Bitter rivalry between two powerful clans for leadership of Iraq's Shiite Muslims snarled efforts Tuesday to agree on the next prime minister, the key issue that is blocking a national unity government. Meanwhile, the U.S. military reported the deaths of five more soldiers, including three killed Tuesday in a roadside bombing north of the capital.
On Wednesday, gunmen in Baghdad hunted down three different government employees and shot them dead on their way to work, police said.
An internal affairs officer at the Interior Ministry was killed by men in two cars while leaving his house in Amil in western Baghdad. A Housing Ministry employee was killed as he drove to work in the same neighborhood, police said.
In northern Baghdad, gunmen shot down an Oil Ministry worker at a bus stop, police said.
The motives of the attacks were not known, police said.
The latest casualties raised the U.S. death toll so far this month to at least 31 — the same for all of March, according to an Associated Press count.
Neither side showed any sign of compromise over Prime Minister Ibrahim al-Jaafari, leaving negotiations deadlocked four months after elections for a new parliament that the Bush administration hopes can improve stability and lessen the need for U.S. troops.
Violence took at least 23 lives Tuesday. A car bombing killed five people, and three others died when a bomb exploded on a minibus, both attacks in Shiite areas of the capital, police said.
Police also found the bodies of 24 people — apparent victims of sectarian death squads. Most of the bodies were found in Baghdad but it was unclear when they died, police said.
Sunni Arabs and Kurds, whom the Shiites need as coalition partners in parliament, blame al-Jaafari, a Shiite, for the rise in sectarian violence bloodying Iraq. They are demanding that he be replaced before they agree to join a new government.
Al-Jaafari has repeatedly refused to step aside. And his Dawa party and his key backer, radical anti-American cleric Muqtada al-Sadr, remained firm in their support for him during a meeting of the seven factions in the Shiite alliance Tuesday.
Behind the scenes, al-Jaafari's bid to remain prime minister is opposed by the biggest Shiite party, which is led by a member of a family that has competed for decades with al-Sadr's clan to lead Shiites.
Shiite negotiators planned to meet again Wednesday, but officials said there was no hint an agreement was near.
Al-Jaafari barely won nomination during a vote in February among Shiite lawmakers, who are the largest bloc in parliament.
Shiite officials said his supporters fear removing him would bolster the position of the biggest Shiite party, the Supreme Council for the Islamic Revolution in Iraq, or SCIRI.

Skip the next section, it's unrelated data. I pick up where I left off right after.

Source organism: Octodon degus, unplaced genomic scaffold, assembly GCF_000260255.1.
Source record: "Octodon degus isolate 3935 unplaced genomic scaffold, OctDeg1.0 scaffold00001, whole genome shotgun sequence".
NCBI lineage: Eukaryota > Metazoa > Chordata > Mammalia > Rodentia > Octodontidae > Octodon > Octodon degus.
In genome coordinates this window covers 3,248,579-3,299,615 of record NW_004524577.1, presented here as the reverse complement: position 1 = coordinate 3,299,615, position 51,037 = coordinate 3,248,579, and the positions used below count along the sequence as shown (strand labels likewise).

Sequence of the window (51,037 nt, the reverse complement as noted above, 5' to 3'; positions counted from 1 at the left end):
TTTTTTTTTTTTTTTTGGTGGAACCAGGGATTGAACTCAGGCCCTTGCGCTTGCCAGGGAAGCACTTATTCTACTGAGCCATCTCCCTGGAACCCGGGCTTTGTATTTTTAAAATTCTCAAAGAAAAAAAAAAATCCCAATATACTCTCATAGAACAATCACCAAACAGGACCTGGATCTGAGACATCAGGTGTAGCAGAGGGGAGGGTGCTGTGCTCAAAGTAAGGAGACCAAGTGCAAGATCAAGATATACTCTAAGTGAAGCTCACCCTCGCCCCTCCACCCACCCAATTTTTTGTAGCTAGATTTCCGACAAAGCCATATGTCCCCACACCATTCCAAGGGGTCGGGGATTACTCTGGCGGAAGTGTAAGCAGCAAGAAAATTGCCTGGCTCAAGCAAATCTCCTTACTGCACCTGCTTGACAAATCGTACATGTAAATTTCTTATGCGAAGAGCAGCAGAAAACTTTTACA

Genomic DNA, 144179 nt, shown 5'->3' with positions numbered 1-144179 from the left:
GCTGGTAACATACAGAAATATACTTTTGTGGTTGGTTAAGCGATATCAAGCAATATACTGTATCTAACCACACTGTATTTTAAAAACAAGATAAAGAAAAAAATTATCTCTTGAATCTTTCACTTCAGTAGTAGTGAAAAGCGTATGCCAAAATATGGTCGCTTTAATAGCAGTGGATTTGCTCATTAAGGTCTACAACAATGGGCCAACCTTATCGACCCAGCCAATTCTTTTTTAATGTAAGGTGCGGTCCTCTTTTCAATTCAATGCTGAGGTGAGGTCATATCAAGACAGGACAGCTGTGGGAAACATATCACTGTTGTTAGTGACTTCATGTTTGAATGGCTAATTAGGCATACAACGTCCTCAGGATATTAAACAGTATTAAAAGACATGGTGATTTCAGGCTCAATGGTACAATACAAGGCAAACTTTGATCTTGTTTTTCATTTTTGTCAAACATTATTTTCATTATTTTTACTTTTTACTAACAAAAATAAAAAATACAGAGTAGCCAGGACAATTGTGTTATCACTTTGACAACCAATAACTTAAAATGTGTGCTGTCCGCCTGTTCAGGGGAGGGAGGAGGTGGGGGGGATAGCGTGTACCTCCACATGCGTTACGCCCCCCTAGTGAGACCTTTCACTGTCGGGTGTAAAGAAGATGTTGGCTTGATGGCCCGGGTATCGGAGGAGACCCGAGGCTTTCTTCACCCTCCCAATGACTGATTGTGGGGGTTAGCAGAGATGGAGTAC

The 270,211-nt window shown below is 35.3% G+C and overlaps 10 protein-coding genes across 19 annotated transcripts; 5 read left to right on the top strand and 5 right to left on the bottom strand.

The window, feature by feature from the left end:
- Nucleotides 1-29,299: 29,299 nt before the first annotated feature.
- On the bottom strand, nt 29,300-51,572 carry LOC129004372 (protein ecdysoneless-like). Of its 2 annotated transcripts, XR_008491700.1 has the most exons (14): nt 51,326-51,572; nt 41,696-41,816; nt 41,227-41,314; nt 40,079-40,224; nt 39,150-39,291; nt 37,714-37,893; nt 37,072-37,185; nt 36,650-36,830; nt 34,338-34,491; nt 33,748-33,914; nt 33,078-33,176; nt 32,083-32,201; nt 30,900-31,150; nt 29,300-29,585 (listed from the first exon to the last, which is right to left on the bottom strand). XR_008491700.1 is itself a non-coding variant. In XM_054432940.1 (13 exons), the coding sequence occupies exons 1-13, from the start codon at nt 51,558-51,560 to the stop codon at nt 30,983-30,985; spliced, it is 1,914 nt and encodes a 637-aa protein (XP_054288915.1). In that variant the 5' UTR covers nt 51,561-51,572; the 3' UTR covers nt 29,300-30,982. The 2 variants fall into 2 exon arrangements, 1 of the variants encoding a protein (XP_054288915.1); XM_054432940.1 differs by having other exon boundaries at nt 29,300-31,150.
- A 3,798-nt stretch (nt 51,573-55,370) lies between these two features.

SCIRI is led by Abdul Aziz al-Hakim, whose family has long been a rival of al-Sadr's clan for leadership of the Shiite community, which is an estimated 60 percent of Iraq's 27 million people.
Al-Sadr was credited with engineering al-Jaafari's nomination victory in February, which he won by a single vote over al-Hakim's candidate, Vice President Adil Abdul-Mahdi.
Al-Jaafari's supporters want assurances that if the prime minister steps aside, he will not be replaced by Abdul-Mahdi or someone else from al-Hakim's party, Shiite officials said.
"There are long-running tensions between SCIRI and the Sadrists," said Khalid al-Attiyah, an independent Shiite politician. "There have been problems between them before. This generates a state of mutual mistrust."
The rivalry between al-Hakim's family and the al-Sadr clan goes back decades, when they began competing for power in Najaf, the seat of the Shiite religious leadership. Both families claim descent from the Prophet Muhammad and have produced distinguished figures.
Imam Musa al-Sadr was the most important Shiite figure in Lebanon until he disappeared on a trip to Libya in 1978. Muqtada al-Sadr's father, aunt and uncle were killed by Saddam Hussein's agents. Al-Hakim lost more than 70 family members during the former regime.
Al-Hakim's older brother, Ayatollah Mohammed Baqir al-Hakim, fled to Iran and led the Iraqi Shiite opposition to Saddam from there. He returned to Iraq after Saddam's fall but was killed in a huge truck bombing in Najaf in August.
Since then, militias linked to the two families have competed for leadership in the cities and towns of the Shiite heartland south of Baghdad.
Last summer, a fist fight in Najaf between followers and opponents of al-Sadr triggered battles throughout southern Iraq between the cleric's supporters and followers of al-Hakim's party. Four Cabinet members and 20 parliament members linked to al-Sadr walked off the job until al-Jaafari intervened.
In reporting the bombing that killed three U.S. soldiers Tuesday, the U.S. military also announced the deaths of two other Americans in combat Sunday. One suffered fatal wounds in Anbar province west of Baghdad and the other was killed by a roadside bomb near Balad, the military said.
At least 2,359 U.S. military personnel have died since the war began in 2003, according to an Associated Press count. The figure includes seven civilians employed by the U.S. military.